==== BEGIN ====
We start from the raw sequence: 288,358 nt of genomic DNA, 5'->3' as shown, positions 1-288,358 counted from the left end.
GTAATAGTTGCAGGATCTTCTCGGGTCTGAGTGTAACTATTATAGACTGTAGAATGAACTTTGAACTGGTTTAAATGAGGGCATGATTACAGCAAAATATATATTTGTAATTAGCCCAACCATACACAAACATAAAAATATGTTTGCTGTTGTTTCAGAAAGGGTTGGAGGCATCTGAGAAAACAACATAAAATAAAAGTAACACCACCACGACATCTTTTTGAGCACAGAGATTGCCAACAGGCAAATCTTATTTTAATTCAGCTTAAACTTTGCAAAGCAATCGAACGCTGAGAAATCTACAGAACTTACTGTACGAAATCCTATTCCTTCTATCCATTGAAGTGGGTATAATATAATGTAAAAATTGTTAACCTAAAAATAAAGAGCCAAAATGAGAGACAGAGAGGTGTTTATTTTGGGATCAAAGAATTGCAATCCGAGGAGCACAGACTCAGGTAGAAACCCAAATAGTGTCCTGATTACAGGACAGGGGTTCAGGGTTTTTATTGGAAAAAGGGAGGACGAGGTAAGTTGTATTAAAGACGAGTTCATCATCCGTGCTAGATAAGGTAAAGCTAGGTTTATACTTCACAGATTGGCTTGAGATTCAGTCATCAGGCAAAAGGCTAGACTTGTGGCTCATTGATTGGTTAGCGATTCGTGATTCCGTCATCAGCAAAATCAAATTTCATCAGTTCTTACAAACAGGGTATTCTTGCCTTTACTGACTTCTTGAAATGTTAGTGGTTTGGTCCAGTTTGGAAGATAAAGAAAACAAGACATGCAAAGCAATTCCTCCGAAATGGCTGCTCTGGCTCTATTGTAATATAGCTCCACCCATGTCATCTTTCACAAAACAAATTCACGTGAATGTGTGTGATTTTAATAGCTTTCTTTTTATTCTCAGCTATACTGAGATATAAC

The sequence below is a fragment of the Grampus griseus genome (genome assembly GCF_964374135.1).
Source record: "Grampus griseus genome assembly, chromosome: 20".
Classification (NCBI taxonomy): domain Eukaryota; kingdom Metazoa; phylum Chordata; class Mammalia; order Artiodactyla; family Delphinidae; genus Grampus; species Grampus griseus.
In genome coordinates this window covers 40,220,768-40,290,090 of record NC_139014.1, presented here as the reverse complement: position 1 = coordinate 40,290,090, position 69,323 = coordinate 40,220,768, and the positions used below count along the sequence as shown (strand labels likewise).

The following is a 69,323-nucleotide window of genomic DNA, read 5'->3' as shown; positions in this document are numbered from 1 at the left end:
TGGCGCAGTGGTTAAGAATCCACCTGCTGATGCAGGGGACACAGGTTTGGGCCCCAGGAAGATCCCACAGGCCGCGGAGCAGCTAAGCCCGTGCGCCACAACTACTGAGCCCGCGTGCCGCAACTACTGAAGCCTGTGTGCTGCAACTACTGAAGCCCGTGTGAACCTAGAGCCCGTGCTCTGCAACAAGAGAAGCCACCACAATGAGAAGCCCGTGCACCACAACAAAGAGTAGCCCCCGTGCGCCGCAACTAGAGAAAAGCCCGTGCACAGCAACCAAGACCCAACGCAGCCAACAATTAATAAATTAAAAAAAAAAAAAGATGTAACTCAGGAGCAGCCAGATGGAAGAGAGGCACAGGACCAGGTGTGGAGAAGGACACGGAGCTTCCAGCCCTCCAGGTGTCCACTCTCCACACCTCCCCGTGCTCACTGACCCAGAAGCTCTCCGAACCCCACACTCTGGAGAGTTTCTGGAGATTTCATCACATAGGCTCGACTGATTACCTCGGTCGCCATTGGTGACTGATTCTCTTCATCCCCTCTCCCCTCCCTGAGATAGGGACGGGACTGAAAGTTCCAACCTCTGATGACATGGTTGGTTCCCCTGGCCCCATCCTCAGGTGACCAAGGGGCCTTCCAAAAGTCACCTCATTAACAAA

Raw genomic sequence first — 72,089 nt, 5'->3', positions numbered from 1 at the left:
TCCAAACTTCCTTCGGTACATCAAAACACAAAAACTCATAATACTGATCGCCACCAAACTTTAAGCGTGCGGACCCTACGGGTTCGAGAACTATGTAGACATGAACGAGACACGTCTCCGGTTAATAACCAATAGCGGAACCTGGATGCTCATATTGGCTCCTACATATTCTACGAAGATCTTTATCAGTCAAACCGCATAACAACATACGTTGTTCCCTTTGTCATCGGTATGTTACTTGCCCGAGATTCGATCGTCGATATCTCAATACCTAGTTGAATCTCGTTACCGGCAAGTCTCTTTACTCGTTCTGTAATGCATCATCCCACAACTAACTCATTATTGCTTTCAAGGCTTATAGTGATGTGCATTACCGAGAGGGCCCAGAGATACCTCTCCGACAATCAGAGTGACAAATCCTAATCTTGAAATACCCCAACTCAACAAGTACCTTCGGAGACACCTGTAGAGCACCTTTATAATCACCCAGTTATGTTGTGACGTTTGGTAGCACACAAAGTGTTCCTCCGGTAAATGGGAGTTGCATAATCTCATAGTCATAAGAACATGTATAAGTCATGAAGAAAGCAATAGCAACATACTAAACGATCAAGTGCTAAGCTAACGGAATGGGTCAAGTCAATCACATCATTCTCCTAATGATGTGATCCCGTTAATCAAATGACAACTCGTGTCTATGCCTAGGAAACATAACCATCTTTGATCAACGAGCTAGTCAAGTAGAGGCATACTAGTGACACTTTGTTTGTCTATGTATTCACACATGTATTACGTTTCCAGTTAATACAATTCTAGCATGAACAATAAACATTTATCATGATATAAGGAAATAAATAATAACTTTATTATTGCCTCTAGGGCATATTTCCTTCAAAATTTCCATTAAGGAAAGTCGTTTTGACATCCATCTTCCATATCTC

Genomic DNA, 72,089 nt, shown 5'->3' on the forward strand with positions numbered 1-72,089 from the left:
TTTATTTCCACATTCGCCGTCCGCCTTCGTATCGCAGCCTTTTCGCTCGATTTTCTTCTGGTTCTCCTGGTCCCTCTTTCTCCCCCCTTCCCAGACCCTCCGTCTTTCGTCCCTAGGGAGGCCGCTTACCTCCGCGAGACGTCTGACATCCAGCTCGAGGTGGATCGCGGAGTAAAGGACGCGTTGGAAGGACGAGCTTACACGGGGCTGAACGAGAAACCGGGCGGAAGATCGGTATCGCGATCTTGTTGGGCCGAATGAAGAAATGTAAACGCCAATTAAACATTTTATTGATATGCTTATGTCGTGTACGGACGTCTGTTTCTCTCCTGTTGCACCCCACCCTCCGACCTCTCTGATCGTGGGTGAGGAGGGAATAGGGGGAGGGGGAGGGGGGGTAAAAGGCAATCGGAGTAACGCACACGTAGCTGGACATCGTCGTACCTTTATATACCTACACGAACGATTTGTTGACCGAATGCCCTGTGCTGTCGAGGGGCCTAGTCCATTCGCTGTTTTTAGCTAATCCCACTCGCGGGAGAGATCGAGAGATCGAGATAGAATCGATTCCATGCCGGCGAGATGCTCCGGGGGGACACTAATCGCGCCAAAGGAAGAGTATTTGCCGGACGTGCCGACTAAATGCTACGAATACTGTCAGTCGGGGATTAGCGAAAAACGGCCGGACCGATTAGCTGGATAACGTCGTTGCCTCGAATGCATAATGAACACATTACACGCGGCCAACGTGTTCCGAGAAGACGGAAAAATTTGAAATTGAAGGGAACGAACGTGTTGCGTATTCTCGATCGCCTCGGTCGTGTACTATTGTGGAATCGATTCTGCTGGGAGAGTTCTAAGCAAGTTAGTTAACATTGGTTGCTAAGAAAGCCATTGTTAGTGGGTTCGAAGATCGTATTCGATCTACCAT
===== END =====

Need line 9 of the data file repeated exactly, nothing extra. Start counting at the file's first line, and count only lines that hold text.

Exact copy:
Raw genomic sequence first — 72,089 nt, 5'->3', positions numbered from 1 at the left: